“We need not pattern our democratic institutions with those of the United States, or shift to other governance models of the Western world. Rather, we must evolve our own”
For quite some time now, there has been a growing demand for the lifting of the restrictive provisions of the 1987 Constitution insofar as the entry of foreign capital and the ownership of land by foreigners is concerned.
For the most part, I agree with the concept of an open economy, especially since we have scarce domestic capital to invest in our own country. The oligarchs and the nouveau riche have re-invested the blood of our economy into foreign havens.
Opening the economy to foreign capital without the restrictions imposed by the current charter will not only result in an increase of FDI’s which we badly need; it should also improve the level of technological innovation in out industries.
The main concern on allowing foreign ownership of land is its cost-push effect on the price of real estate. As it is, our real estate prices, especially in the major urban capitals, have been atrociously high and non-competitive compared to some of our Asean neighbors.
But merely pushing for the lifting of the economic provisions that restrict the entry of foreign capital is not enough.
We need to overhaul the political system that remains as feudal as ever in actual practice.
We need not pattern our democratic institutions with those of the United States, or shift to other governance models of the Western world. Rather, we must evolve our own.
This is the reason why I proposed in last Monday’s article, that we do away with administrative models based on the “checks and balance” principle, in fact, too many of such.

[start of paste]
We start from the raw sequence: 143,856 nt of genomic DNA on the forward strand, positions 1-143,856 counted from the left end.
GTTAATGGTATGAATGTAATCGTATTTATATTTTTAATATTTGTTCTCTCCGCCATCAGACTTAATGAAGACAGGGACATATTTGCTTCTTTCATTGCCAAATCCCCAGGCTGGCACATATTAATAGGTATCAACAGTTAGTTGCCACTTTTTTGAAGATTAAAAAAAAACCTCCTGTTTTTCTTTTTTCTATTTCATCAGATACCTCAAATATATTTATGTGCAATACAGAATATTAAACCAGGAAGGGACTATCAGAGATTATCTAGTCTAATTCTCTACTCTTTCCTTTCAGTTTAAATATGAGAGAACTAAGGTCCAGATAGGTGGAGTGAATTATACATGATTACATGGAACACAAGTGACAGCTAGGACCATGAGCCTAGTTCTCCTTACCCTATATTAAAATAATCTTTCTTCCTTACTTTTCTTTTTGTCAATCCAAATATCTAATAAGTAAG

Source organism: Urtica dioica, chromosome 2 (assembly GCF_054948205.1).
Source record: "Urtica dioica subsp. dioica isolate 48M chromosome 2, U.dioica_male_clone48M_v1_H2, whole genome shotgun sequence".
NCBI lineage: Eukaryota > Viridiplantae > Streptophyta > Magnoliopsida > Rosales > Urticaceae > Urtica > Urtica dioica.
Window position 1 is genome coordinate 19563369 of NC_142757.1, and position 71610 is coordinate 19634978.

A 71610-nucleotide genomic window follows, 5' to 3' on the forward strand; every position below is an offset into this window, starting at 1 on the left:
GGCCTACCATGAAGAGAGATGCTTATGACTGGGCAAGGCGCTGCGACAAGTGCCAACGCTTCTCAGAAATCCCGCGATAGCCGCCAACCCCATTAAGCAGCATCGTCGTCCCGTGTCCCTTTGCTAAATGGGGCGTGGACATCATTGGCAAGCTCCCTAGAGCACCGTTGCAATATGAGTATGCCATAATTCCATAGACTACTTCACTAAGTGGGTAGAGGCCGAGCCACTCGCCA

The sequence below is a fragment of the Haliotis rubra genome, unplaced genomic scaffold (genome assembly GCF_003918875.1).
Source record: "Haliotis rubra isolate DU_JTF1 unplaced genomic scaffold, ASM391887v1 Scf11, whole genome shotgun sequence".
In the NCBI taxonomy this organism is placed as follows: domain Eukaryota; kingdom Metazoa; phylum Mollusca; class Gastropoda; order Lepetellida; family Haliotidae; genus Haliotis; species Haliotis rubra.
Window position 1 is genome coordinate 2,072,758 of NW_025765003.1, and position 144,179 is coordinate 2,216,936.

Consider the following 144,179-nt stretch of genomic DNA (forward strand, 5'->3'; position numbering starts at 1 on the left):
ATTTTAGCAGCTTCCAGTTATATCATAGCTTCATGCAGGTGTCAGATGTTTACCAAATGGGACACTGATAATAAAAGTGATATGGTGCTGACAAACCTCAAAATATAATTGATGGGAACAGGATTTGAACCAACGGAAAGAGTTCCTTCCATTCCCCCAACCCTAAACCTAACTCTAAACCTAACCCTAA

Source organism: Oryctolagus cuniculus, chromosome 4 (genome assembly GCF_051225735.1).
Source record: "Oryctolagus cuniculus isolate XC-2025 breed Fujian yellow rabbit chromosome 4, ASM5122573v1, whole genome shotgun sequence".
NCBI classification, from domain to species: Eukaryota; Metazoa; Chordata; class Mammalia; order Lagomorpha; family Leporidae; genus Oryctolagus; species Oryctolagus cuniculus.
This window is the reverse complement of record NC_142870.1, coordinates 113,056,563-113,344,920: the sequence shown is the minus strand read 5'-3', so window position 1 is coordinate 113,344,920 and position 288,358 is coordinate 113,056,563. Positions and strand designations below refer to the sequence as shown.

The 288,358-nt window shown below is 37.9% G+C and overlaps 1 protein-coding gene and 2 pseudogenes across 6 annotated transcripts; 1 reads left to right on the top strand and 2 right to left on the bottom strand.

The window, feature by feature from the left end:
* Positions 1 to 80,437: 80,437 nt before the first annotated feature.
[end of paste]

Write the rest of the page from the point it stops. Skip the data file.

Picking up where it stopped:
Rather, I believe in the more cohesive management principle of teamwork, utilizing well-grounded political players such as barangay captains in policy as well as implementation, or senators distributed according to regions, giving equal opportunity to long disadvantaged regions, in lieu of Metro Manila-centric senators.
The recent moves by Congress to postpone the barangay and SK elections scheduled for December this year actually plays along with the proposals set forth in this series of articles on constitutional change.
Given the president’s current high popularity ratings, the time to effect such political reforms is now, and not later.
If not now, when?
Experience has taught us that revising the charter in the latter part of a presidential term magnifies the opposition to it. FVR tried it, so did GMA, but they ran into a wall of dissent mostly anchored on the suspicion that the president merely wanted to prolong his stay in power.
Erap initiated charter change on his second year, but retreated (unwisely if I may say) after Cardinal Sin and Cory rallied against their “proprietary” opus.
Many would probably oppose my proposal to limit the number of elected officials, such as abolition of the party list congressmen, as well as provincial boards and city and town councilors.
But think of the money we can save, which can be used for better social services, especially in our woeful health and education sectors.
Earlier I wrote about our Manila barangay having less than 400 registered voters, but if its territory was rationalized to cover the area bounded by Taft Avenue to the west, Osmena Avenue to the east, Quirino Avenue to the north, all the way to its boundary with Pasay City on the south, a barangay would have as many as 30,000 registered voters.